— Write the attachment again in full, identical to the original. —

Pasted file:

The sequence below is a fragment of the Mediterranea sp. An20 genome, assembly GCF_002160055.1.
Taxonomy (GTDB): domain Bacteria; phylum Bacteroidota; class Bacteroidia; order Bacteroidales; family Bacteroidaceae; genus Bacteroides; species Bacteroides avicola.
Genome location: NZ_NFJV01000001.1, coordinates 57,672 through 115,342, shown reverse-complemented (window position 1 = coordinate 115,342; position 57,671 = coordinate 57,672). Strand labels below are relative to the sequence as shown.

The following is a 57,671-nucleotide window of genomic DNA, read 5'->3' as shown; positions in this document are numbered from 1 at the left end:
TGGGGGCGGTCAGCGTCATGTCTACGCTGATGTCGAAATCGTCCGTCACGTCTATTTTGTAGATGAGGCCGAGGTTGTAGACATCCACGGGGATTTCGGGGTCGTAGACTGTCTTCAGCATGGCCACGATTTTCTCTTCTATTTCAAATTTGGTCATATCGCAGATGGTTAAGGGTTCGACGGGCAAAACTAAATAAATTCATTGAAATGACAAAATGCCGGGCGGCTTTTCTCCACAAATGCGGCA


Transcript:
The sequence below is a fragment of the Mediterranea sp. An20 genome, assembly GCF_002160055.1.
Taxonomy (GTDB): domain Bacteria; phylum Bacteroidota; class Bacteroidia; order Bacteroidales; family Bacteroidaceae; genus Bacteroides; species Bacteroides avicola.
Genome location: NZ_NFJV01000001.1, coordinates 57,672 through 115,342, shown reverse-complemented (window position 1 = coordinate 115,342; position 57,671 = coordinate 57,672). Strand labels below are relative to the sequence as shown.

The following is a 57,671-nucleotide window of genomic DNA, read 5'->3' as shown; positions in this document are numbered from 1 at the left end:
TGGGGGCGGTCAGCGTCATGTCTACGCTGATGTCGAAATCGTCCGTCACGTCTATTTTGTAGATGAGGCCGAGGTTGTAGACATCCACGGGGATTTCGGGGTCGTAGACTGTCTTCAGCATGGCCACGATTTTCTCTTCTATTTCAAATTTGGTCATATCGCAGATGGTTAAGGGTTCGACGGGCAAAACTAAATAAATTCATTGAAATGACAAAATGCCGGGCGGCTTTTCTCCACAAATGCGGCA